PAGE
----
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South Sudan Cuts Budget by 26 Percent After Shutting Oil Output

March 14 (Bloomberg) -- Sudan Sudan has cut spending by 26 percent a month after it shut down oil production in a dispute with Sudan over crude-transportation fees, Finance Minister Kosti Manibe Ngai said.

The government of the newly independent nation has reduced monthly spending to 650 million South Sudanese pounds from 880 million, he told reporters today in the capital, Juba. The official exchange rate ranges from 2.9 to 3.1 pounds per dollar.

“We can still go down below that if need be,” he said. The government depended on oil revenue for 98 percent of its budget before the production shutdown. Salaries of state employees, which account for about 40 percent of the budget, haven’t been reduced, he said.

South Sudan halted oil production in late January after accusing Sudan of stealing its shipments. Sudan said it confiscated the crude to make up for unpaid fees. The countries have been embroiled in a dispute since the south gained independence in July, assuming control of three-quarters of the formerly united country’s output of 490,000 barrels a day.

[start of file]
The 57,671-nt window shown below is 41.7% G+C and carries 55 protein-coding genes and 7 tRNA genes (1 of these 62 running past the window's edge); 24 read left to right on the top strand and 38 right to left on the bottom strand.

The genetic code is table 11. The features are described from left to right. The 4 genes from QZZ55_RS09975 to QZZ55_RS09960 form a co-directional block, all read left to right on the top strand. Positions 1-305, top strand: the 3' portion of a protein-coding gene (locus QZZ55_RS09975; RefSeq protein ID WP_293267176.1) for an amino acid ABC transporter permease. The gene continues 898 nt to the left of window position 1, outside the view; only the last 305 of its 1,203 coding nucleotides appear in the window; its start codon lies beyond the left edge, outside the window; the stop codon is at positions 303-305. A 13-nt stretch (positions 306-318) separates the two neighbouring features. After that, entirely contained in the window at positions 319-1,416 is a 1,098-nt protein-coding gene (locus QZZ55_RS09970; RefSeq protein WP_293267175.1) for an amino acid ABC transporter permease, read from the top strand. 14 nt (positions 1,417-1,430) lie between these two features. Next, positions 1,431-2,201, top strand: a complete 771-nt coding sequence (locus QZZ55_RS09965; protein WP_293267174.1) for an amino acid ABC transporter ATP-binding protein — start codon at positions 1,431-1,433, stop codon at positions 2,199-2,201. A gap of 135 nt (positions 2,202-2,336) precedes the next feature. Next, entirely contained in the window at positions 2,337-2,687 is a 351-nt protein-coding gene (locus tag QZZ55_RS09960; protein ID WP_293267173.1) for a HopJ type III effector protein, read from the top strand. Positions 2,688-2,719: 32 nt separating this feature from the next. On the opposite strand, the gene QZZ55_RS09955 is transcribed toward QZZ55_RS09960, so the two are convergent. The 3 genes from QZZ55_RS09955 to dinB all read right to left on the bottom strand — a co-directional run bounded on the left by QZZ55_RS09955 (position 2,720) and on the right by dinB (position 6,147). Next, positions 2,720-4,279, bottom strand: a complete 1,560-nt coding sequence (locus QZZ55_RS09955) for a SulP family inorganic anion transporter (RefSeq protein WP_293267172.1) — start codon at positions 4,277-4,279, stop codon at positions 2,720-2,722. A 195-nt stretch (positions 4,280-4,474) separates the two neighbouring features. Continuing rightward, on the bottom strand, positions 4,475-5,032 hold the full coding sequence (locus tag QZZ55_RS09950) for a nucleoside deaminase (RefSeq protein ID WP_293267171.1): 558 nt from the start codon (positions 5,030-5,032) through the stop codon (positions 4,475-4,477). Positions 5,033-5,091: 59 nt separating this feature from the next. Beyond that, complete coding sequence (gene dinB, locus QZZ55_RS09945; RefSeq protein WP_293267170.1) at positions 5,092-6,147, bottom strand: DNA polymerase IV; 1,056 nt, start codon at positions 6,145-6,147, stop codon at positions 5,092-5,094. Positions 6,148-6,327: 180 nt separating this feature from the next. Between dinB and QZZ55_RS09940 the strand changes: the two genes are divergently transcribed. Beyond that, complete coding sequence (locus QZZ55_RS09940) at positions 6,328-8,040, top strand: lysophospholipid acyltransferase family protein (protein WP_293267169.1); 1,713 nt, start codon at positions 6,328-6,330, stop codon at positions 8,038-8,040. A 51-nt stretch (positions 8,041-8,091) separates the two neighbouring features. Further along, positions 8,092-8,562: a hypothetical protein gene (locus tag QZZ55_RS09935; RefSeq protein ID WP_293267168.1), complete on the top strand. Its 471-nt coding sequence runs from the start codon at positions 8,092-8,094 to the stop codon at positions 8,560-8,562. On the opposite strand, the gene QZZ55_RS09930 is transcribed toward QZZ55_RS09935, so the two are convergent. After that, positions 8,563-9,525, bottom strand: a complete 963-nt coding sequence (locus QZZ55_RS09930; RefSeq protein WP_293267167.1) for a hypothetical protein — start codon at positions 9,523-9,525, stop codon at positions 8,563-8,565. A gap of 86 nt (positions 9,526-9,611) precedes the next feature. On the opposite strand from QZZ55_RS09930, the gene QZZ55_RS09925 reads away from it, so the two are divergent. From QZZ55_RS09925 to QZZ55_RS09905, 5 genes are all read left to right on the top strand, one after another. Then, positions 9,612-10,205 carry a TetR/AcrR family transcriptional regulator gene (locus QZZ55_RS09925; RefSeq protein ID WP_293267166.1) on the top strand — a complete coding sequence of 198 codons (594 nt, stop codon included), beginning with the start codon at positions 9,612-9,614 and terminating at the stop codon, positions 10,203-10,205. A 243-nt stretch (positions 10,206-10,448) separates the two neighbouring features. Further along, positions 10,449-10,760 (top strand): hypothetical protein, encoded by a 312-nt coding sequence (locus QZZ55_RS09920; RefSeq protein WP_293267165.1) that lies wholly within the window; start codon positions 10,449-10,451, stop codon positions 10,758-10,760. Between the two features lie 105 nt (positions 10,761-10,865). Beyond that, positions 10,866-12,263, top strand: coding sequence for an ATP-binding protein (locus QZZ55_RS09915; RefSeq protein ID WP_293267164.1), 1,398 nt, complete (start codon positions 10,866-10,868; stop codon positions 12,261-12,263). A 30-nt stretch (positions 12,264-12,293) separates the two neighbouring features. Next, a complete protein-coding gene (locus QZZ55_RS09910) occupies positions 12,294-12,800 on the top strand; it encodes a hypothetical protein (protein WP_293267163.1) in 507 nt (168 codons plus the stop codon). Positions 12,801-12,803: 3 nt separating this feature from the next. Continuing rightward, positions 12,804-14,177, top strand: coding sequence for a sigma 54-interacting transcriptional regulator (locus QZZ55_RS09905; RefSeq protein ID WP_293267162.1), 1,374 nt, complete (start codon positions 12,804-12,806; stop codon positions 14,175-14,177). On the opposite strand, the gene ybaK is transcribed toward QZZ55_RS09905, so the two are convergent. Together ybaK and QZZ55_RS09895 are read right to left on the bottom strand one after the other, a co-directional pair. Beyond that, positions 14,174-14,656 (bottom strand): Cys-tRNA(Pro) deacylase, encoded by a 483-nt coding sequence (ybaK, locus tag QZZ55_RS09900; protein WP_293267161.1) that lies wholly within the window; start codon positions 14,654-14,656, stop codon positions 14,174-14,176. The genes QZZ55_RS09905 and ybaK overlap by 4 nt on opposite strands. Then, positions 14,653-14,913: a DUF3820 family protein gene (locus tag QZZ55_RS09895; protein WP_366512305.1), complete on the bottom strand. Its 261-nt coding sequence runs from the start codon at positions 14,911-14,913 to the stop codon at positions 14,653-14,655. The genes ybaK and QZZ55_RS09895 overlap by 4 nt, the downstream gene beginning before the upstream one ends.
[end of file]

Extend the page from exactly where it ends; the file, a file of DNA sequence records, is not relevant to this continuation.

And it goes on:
The latest round of talks ended yesterday in the Ethiopian capital, Addis Ababa, without an agreement on how much the landlocked south should pay to transport its oil through a pipeline across Sudan.

Ngai said that the government has made cuts throughout the budget, except some programs such as water and sanitation.

Concessional Loans

“There are others that have been reduced by 80 percent, mostly in the security sector, health, education,” he said. “The majority have been reduced to about 50 percent of operating and capital expenditures.”

The government is seeking loans “on concessional terms” to finance infrastructure projects, Ngai said after signing a $9 million grant from the World Bank to provide small loans to entrepreneurs. “We are also negotiating commercial loans.”

South Sudan will probably become a World Bank member next month, Laura Kullenberg, the bank’s country manager, said. The bank will be providing further grants aimed at building feeder roads and strengthening health, she said.

To contact the reporter on this story: Jared Ferrie in Juba, South Sudan at

To contact the editor responsible for this story: Andrew J. Barden at

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